Cod, carp, redfin, eels
  |  First Published: February 2009

It is hard to enjoy our local fishing when so many people lost their lives and property in the recent fires. Our thoughts go to each and every person who has been affected.

Murray cod continue to be caught in the Yarra River, with the best spots around Fitzsimons Lane in Templestowe, and back towards Warrandyte for the kayak enthusiast. Lures are proving more successful than bait fishing for cod. Best colours are purple, black and dark brown.

Remember you need to tempt cod, so casting 10 or 15 times at the one structure maybe required before you can entice the cod to attack the lures. For those who missed Roger Miles recently at Ringwood, we are running more cod nights in November and December. Drop into either store and pick up your tickets.

Warrandyte is providing some good eel catches. The best times are around dusk (from 45 minutes before until half an hour after). Use a size 4 Baitholder hook and a large scrubworm.

To correctly present a scrubworm, look for a pink ‘ring’ approximately 3/4 down the scrubworm. Insert the Baitholder hook just below this ring, twist the worm and re-insert the hook the other side of the ring. This will secure the worm on the hook in two places, leaving a longer tail on the barb end of the hook. This method ensures that the worm will not tumble, therefore giving it a more life like action in the water.

Eels will pick at the bait, so when you feel this sensation do not strike, let them pick. When you feel the line being pulled, then strike and set the hook.

Lilydale Lake continues to be the best impoundment of the Yarra Valley area. Although the trout have slowed right down, carp and redfin have been taken in good numbers. Carp are best taken on maggots using Stimulate Berley. For redfin small metal attractors in gold and black with red wool will work well, as will small yabbies on size 8 Shiner or CU10 hook.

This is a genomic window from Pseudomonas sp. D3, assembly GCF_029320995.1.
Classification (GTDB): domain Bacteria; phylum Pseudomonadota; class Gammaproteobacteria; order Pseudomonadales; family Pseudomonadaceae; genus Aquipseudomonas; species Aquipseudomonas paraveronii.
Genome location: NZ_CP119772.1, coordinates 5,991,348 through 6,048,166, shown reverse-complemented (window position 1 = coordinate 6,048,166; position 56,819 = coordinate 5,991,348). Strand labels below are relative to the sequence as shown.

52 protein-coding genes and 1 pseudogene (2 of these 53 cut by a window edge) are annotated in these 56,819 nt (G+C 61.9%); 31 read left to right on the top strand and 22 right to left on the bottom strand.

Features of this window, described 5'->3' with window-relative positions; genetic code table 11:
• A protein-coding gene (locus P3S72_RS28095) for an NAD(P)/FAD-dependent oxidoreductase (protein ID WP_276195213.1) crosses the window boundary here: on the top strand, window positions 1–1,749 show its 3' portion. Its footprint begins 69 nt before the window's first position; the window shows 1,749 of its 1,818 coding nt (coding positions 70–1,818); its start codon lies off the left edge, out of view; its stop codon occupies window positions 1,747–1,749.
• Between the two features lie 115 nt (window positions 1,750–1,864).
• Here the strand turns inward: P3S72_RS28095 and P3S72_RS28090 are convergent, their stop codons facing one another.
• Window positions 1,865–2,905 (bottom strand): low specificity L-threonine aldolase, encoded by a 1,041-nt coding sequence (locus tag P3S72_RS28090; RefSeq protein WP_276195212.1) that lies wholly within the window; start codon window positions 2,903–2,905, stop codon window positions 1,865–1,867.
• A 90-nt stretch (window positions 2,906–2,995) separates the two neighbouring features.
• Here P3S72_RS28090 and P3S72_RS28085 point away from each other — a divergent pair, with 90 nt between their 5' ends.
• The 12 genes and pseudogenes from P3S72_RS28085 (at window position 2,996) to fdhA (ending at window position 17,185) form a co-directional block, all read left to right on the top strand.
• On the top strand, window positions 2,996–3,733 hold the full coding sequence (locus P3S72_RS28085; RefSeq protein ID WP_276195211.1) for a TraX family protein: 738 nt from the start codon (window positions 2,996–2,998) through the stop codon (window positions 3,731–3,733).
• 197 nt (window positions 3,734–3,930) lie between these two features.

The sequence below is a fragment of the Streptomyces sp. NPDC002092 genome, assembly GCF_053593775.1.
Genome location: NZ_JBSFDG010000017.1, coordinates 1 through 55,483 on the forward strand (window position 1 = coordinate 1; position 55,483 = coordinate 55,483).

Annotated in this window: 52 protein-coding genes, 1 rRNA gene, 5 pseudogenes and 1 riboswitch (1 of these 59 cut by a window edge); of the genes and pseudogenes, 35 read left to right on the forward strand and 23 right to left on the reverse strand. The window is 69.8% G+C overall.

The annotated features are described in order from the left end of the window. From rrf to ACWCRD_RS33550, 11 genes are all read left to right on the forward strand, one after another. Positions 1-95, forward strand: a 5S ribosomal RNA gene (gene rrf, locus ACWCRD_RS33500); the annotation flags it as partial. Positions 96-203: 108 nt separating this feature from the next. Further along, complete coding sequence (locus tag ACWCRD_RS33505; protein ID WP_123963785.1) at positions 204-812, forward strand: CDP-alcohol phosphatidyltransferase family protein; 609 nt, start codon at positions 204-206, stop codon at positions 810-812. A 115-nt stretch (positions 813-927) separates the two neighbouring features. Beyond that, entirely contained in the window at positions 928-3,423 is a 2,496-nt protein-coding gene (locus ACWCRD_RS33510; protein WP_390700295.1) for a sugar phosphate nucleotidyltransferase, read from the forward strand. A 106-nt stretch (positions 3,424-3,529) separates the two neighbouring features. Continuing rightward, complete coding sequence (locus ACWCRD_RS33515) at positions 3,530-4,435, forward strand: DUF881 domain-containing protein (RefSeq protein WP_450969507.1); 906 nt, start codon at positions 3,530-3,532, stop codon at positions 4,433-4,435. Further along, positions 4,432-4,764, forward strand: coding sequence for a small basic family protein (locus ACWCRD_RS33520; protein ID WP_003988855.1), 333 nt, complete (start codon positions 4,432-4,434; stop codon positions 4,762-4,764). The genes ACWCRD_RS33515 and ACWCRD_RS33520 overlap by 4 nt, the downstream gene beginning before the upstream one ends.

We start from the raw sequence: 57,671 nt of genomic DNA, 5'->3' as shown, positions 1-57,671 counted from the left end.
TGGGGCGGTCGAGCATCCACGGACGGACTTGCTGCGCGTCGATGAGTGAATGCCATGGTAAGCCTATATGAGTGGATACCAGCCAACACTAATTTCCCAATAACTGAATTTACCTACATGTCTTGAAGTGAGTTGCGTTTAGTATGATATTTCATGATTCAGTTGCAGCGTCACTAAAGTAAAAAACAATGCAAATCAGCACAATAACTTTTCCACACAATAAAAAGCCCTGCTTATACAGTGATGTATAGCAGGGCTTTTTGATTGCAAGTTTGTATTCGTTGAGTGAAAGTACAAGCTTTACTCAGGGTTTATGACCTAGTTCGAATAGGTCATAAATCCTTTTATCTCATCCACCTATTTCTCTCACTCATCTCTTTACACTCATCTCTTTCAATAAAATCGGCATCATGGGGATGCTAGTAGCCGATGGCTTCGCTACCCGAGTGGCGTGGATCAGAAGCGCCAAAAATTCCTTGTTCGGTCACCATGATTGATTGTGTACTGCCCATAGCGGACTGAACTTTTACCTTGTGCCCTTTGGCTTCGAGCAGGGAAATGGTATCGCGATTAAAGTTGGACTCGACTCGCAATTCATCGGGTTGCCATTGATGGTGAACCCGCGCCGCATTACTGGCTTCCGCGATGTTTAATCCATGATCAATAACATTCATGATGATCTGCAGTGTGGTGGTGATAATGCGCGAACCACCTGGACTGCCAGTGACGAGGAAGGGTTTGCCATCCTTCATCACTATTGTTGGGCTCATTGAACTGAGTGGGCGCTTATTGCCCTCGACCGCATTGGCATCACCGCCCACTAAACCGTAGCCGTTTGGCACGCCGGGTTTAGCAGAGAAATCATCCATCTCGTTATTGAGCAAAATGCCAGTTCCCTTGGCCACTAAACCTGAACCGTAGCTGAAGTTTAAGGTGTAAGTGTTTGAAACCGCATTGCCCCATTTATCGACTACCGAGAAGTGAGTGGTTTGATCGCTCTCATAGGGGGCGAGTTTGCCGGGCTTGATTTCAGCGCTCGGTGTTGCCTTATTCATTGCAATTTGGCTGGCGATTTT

When using a CU10 hook on a yabby, insert it just under the top of the body shell near the tail section, slowing pushing the barb along the inside of the shell. When you reach the gap in the body and head shell push the barb up so the hook is then visible at the crown of the head shell.

If you do this correctly the yabby will be able to walk freely around with a hook securely attached to its back. Another benefit to using a hook placement in this manner is that as the fish spits the bait, the hook will be caught in the inside of its mouth. For me, this has proven to be more successful over the years than other placement methods for me.

For up to date fishing information, both fresh and saltwater, contact the boys at Compleat Angler in Ringwood on 03 9870 7792 or, better still, drop in at 92 Maroondah Highway – we’re open 7 days a week with plenty of top quality bait and a great selection of freshwater and saltwater gear.

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